Face Recognition using Convolutional Neural Network in Tensorflow

We are going to learn building up CNN model in TensorFlow while working with the face dataset collected by AT&T laboratories Cambridge. This  is going to be a fun ride, we are going to clarify the concepts along with guiding you people about how to write the code. So just keep up with me while I walk you through this journey. Before you start with this I will suggest you have went though my article on TensorFlow so that you won’t find this journey hard.

Where is the data?

The GitHub link to my repository is down below you can fork it and the dataset is imported from the scikit-learn library  sklearn.datasets.fetch_olivetti_faces. I will suggest you keep the code open while I walk you through this journey.

Why and what the heck is this Convolution?


And in terms of the Neural Network this is the first layer of the CNN architecture. You must be wondering what are these numbers, where do we use them and from where are they coming. Good you are right exactly where I wanted you to be. Have you ever wondered what exactly is an image and what exactly is it made of? It actually is made of the three channels RED, GREEN and BLUE. By channel we mean a matrix with values ranging between 0 to 255. And by Convolution we mean multiplying all the channels with some small matrices and getting the different features important to differentiate an image from another.

Do you want to see an example of  what effect does convolution have on an image?

Yes yes I will show you the magic this convolution can do. Check what I did with David cameron’s image using my own custom convolutional filter and with scikit-learn library filter.

Code for Creating Custom Convolutional Filters :- https://github.com/SalilVishnuKapur/MachineLearning_Workbook/blob/master/ML_Assignment6/Soln1.ipynb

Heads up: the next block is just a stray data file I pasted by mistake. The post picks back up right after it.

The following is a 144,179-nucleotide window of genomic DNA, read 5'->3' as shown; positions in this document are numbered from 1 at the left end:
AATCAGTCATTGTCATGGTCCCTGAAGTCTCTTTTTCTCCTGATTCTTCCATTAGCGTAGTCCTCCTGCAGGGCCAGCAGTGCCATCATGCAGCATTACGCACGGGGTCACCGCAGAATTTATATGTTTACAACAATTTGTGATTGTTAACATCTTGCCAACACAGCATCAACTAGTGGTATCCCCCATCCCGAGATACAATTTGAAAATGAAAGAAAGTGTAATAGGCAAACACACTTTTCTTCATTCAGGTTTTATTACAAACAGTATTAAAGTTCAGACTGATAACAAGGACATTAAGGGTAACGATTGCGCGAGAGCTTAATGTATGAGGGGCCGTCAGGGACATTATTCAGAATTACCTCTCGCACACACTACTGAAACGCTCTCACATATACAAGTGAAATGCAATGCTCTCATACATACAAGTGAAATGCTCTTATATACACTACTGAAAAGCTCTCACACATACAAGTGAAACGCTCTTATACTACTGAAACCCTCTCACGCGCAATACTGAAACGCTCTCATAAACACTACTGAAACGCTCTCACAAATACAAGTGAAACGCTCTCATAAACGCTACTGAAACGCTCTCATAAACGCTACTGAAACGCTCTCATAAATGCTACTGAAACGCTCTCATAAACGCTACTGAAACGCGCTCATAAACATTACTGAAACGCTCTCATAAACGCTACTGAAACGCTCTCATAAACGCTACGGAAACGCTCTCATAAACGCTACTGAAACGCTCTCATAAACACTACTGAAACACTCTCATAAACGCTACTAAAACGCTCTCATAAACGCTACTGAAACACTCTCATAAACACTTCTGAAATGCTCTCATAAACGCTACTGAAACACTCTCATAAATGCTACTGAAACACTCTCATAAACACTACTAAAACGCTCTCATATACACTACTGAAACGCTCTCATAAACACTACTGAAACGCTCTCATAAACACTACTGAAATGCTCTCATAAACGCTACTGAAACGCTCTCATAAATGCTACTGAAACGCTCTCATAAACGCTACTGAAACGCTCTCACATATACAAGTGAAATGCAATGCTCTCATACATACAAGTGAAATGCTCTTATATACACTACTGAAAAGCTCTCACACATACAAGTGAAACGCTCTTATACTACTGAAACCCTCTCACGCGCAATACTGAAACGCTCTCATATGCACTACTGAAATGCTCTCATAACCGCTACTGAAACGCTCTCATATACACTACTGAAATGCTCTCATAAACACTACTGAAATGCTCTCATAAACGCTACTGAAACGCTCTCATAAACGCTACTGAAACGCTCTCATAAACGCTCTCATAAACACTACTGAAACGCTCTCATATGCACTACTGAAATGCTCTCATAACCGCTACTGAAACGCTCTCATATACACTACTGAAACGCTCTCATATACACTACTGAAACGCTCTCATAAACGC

Pooling Layer concept is also important to understand to head forward, want to learn ?

Yes we have to learn it because without this we can’t finish this CNN journey. Pooling is just an easy concept, like it did came into picture when there was a need to find the most important part of the image or the least important. So likewise there is a max-pooling concept and min-pooling. Okay, first have a look at this below image.

So what are we getting from this left mini image matrix?

Max values from each coloured part, which is equivalent as extracting out the most significant colour from each part of image which we call as max pooling. And similarly the min pooling is defined as finding the least significant colour from each part of image.

How about starting with the thriller ride, writing down in TensorFlow the CNN model?

Now for this we just need to create a Computational Graph through which we can load data to it, make all the computations and then get the desired results.

Building Computational Graph for Face Detection :-

        1. Creating Placeholders for Loading the Data:    This 4096 is total size of pixels flattened from 1 image whose dimensions were 64*64, that we need to feed into our model. We are keeping None for passing as many images through these placeholders to our CNN. 40 refers to the number of class labels we have.

       2. Writing down the Input, Convolution and Pooling Operation Equation:

             So we are just reshaping the flattened input data into a shape of 64*64. And next we are just taking the weight variables, doing convolution, adding bias to it and finally applying a pooling layer on top of it.

       3. Creating the Utilities for the above functionalities in step 2:

             Weight and bias variable functions are for getting the initial variables values of any requested matrix shape. For doing convolution in all the directions we have this conv2d method which moves the filter all over the image using strides(define how to move the filter all over the image). And using max pooling we are defining a patch size and are taking  the maximum out of each patch of every image.

        4. Adding the Dropout Layer, connecting the layers to the Fully Connected Layer: 

             Now we connect the output channels from the last layer which is 128 with the fully connected output layer. So for this we have to get all the pixels from the image and create the weight and bias variable for the fully connected layers. We also add a dropout layer as well so as train our model with even less data, so that it becomes much more sharp.

        5. Running the computational graph :

                Here we first add to our previous computational graph the loss computation, then loss function optimization and finally executing this computational graph.

        6. Calculating the Prediction Accuracy of the Model:

                Here we are just restoring the stored session and calculating the accuracy of our model.

Code available on github :


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